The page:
Paul Courbot of Titan Performance rebuilds the T500 he’s owned since age 19!
The Suzuki T500 Titan, introduced in 1969, quickly earned a reputation as one of the best big two-strokes of the era, proving bombproof in the summer heat of Death Valley during early testing and going on to put many 500 and 650 four-strokes to shame. The air-cooled parallel twin engine offered 45 horsepower with direct oil-injection and massive, rugged main roller bearings. While Honda’s CB450 Black Bomber was garnering all the buzz at the time, Motorcycle Classics claims the Suzuki T500 was just as revolutionary:
“It invalidated the belief that a large capacity 2-stroke would overheat…The Suzuki T500 has been called one of the most underrated motorcycles of all time.”
Enter Paul Courbot of Titan Performance — located in Ramsgate, Kent — who bought his first Suzuki T500 in 1977, at the age of just 19. When the bike was hit by a car, Paul repaired the bike to original condition and used the insurance money to build a cafe racer out of the replacement bike. Fast forward some four decades, and Paul still owns both T500 machines!
“Purchased in 1977, when I was 19…I’m 61 now!”
His original T500M — the 1975 model, last of the series — had been being used as a test mule for the parts he and his partner were developing for Titan Performance, their parts and service shop dedicated to 500 Suzuki two-stroke. Says Paul:
“It seemed ironic that I was helping others make their machines look good, when my own was a mess….so I decided to put that right.”
The result is one of the most staggering two-stroke customs we’ve featured. Paul managed to retain the essential identity of the 500 Suzuki two-stroke while performing a vast array of modifications. We especially love the double right-side exhaust, inspired by a set of chambers Paul bought in the late 70s from a racer whose local circuit was mainly left handed. Ultimately, Paul nicknamed the bike “Alpina” after an alpine tour he took in the 80s:
“The bike acquired the Alpina nickname as a result of a 1986 European tour, during which it traversed the Alps twice. Since the build, it has been to the TT every year, and is well received by all.”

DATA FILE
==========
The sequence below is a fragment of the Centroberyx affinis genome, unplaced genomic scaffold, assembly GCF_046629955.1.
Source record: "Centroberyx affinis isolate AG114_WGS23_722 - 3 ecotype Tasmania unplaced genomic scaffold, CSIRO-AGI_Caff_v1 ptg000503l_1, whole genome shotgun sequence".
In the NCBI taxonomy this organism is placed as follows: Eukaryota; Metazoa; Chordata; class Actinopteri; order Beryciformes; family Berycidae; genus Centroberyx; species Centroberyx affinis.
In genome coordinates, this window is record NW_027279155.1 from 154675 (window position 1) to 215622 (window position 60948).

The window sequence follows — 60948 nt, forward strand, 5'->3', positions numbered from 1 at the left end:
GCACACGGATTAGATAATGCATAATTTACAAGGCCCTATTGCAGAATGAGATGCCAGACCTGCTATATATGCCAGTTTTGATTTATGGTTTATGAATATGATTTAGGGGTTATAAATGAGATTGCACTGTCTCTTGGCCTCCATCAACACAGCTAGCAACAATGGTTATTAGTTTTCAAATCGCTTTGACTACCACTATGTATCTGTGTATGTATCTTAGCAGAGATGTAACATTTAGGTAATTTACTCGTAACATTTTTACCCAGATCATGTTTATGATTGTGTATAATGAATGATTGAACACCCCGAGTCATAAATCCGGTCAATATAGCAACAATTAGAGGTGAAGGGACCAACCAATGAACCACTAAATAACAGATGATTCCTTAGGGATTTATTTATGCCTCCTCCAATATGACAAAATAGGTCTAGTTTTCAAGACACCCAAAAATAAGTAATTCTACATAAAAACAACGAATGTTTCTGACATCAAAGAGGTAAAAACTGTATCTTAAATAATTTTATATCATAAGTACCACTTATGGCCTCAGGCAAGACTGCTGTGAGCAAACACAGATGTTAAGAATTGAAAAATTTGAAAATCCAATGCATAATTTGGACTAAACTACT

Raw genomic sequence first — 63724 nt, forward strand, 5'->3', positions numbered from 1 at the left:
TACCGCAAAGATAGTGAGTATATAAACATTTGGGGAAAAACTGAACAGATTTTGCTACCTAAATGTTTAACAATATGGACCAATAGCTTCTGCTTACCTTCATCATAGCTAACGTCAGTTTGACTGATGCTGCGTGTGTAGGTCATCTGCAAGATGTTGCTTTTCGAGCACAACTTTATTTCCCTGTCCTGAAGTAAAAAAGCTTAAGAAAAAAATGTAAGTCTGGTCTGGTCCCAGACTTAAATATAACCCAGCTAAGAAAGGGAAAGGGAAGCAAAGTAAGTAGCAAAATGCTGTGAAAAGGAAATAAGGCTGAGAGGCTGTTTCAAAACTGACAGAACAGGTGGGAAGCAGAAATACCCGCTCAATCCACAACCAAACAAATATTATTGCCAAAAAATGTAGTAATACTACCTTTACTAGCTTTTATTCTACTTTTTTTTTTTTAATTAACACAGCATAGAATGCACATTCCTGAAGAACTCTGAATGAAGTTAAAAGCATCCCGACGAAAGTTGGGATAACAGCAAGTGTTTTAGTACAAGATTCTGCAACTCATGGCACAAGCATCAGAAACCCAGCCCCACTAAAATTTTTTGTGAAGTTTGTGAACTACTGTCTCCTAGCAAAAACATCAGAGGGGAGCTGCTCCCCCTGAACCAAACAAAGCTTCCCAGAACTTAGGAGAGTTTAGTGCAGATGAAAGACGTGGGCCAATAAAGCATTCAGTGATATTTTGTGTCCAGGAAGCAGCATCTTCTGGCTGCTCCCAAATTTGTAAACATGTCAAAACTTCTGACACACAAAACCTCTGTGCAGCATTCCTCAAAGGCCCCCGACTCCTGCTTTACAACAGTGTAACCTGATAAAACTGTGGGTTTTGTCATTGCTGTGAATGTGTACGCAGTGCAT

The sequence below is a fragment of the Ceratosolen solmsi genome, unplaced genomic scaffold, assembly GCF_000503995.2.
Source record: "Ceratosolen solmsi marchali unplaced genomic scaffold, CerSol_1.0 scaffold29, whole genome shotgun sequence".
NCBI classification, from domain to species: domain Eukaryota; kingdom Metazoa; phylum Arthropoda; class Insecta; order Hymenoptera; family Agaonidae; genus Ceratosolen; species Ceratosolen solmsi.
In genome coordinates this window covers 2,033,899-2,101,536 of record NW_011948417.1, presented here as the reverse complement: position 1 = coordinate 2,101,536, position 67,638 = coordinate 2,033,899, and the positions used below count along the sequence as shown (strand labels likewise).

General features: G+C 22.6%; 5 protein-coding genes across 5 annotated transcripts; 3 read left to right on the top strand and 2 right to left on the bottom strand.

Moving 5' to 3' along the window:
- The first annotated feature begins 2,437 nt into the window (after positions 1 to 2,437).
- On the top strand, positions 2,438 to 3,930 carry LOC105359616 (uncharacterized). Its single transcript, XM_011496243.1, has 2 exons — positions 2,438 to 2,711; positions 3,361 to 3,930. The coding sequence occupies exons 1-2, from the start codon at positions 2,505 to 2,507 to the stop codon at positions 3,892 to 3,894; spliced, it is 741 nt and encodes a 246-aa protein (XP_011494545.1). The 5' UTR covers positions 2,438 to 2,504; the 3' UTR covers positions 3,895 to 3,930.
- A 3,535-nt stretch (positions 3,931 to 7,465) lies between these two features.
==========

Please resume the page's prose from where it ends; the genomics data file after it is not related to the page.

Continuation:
Below, we get the full story on this stunning build.
Suzuki T500 Cafe Racer: Builder Interview
• Please tell us a bit about yourself, your history with motorcycles, and your workshop.
I started riding in 1975 when I was 17. The seventies were full of 2 strokes….4 strokes were just not on my radar. I started with a Yam YB100 and by ’77 had progressed to the T500. Sadly, the bike was hit by a car while parked just a few weeks after I bought it, and written off. I bought another T500 with the money, and got the damaged one back from the insurer for just 30 quid. I made a café racer of the second one, (which I still have also), and repaired the original keeping it standard. I was lucky enough to be able to buy bigger and better bikes without the need to part with the 500s…which I particularly liked. I have had many bikes, which were mainly litre plus machines from the early 80s to date, and still own an R1 and a Kettle as well as the two T500s today.
• What’s the make, model, and year of the bike?
1975 T500M. Suzuki.
• Why was this bike built?
The bike had been very neglected for a number of years, and was sat on a bench in my pal’s workshop being used as a test mule for new parts we were experimenting with. It seemed ironic that I was helping others make their machines look good, when my own was a mess….so in 2014, I decided to put that right.
• What was the design concept and what influenced the build?